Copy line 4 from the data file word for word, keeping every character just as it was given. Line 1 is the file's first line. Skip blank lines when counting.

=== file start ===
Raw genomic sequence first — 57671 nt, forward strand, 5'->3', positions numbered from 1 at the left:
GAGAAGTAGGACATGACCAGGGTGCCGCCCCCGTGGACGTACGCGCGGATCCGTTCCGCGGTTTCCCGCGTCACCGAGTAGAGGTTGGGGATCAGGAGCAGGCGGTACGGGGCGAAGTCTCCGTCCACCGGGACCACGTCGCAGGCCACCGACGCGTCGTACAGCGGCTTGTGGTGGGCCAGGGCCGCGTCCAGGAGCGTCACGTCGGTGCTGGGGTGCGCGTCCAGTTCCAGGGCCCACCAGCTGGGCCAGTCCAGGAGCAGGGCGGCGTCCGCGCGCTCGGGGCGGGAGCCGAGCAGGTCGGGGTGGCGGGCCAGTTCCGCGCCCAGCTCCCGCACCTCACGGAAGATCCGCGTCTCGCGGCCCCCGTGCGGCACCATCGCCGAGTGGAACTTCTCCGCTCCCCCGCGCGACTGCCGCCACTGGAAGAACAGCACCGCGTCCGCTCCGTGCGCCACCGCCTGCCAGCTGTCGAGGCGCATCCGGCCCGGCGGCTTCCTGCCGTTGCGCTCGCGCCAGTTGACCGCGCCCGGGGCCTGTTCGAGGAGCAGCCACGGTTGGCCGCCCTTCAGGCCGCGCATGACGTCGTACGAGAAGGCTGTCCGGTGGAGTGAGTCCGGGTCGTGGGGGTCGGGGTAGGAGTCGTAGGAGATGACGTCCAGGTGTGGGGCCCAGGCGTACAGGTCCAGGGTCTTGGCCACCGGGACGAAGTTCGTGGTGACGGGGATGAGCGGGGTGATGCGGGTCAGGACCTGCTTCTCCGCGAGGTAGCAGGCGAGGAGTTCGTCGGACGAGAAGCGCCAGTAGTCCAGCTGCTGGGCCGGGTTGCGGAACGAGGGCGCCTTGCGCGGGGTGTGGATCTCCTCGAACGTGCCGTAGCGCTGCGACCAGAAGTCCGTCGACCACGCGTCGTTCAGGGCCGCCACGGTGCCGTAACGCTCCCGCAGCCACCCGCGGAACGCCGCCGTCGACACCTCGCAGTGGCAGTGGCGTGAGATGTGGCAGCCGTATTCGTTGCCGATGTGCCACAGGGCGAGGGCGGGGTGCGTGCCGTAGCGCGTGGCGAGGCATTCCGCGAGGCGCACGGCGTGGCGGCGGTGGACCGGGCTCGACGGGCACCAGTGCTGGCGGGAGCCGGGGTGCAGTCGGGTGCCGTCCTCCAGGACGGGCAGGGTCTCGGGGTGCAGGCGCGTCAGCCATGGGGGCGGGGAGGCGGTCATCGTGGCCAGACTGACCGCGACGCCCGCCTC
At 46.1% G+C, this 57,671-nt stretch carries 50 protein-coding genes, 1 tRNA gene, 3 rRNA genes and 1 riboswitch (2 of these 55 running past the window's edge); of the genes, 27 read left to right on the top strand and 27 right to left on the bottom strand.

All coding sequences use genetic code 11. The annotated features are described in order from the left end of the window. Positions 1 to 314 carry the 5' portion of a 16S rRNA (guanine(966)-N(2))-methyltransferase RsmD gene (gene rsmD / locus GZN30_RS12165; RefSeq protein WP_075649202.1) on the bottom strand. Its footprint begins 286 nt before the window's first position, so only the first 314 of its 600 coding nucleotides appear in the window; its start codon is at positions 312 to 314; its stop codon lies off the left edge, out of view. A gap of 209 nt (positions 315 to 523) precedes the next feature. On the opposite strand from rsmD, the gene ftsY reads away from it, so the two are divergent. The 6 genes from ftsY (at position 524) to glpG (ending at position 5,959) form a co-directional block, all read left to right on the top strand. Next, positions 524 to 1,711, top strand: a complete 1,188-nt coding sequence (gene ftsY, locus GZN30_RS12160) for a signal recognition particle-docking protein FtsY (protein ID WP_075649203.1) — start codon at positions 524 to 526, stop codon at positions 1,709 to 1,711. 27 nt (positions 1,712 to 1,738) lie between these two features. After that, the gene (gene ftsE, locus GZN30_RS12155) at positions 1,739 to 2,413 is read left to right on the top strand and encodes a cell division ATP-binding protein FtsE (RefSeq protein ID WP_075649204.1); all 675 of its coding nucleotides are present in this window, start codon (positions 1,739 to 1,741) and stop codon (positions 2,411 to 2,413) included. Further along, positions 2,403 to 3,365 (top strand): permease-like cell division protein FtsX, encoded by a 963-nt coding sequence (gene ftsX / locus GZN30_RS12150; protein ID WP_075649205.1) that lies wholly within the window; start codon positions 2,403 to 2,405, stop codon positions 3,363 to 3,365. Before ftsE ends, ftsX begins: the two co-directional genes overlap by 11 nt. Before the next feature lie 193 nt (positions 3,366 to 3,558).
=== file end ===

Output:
All coding sequences use genetic code 11. The annotated features are described in order from the left end of the window. Positions 1 to 314 carry the 5' portion of a 16S rRNA (guanine(966)-N(2))-methyltransferase RsmD gene (gene rsmD / locus GZN30_RS12165; RefSeq protein WP_075649202.1) on the bottom strand. Its footprint begins 286 nt before the window's first position, so only the first 314 of its 600 coding nucleotides appear in the window; its start codon is at positions 312 to 314; its stop codon lies off the left edge, out of view. A gap of 209 nt (positions 315 to 523) precedes the next feature. On the opposite strand from rsmD, the gene ftsY reads away from it, so the two are divergent. The 6 genes from ftsY (at position 524) to glpG (ending at position 5,959) form a co-directional block, all read left to right on the top strand. Next, positions 524 to 1,711, top strand: a complete 1,188-nt coding sequence (gene ftsY, locus GZN30_RS12160) for a signal recognition particle-docking protein FtsY (protein ID WP_075649203.1) — start codon at positions 524 to 526, stop codon at positions 1,709 to 1,711. 27 nt (positions 1,712 to 1,738) lie between these two features. After that, the gene (gene ftsE, locus GZN30_RS12155) at positions 1,739 to 2,413 is read left to right on the top strand and encodes a cell division ATP-binding protein FtsE (RefSeq protein ID WP_075649204.1); all 675 of its coding nucleotides are present in this window, start codon (positions 1,739 to 1,741) and stop codon (positions 2,411 to 2,413) included. Further along, positions 2,403 to 3,365 (top strand): permease-like cell division protein FtsX, encoded by a 963-nt coding sequence (gene ftsX / locus GZN30_RS12150; protein ID WP_075649205.1) that lies wholly within the window; start codon positions 2,403 to 2,405, stop codon positions 3,363 to 3,365. Before ftsE ends, ftsX begins: the two co-directional genes overlap by 11 nt. Before the next feature lie 193 nt (positions 3,366 to 3,558).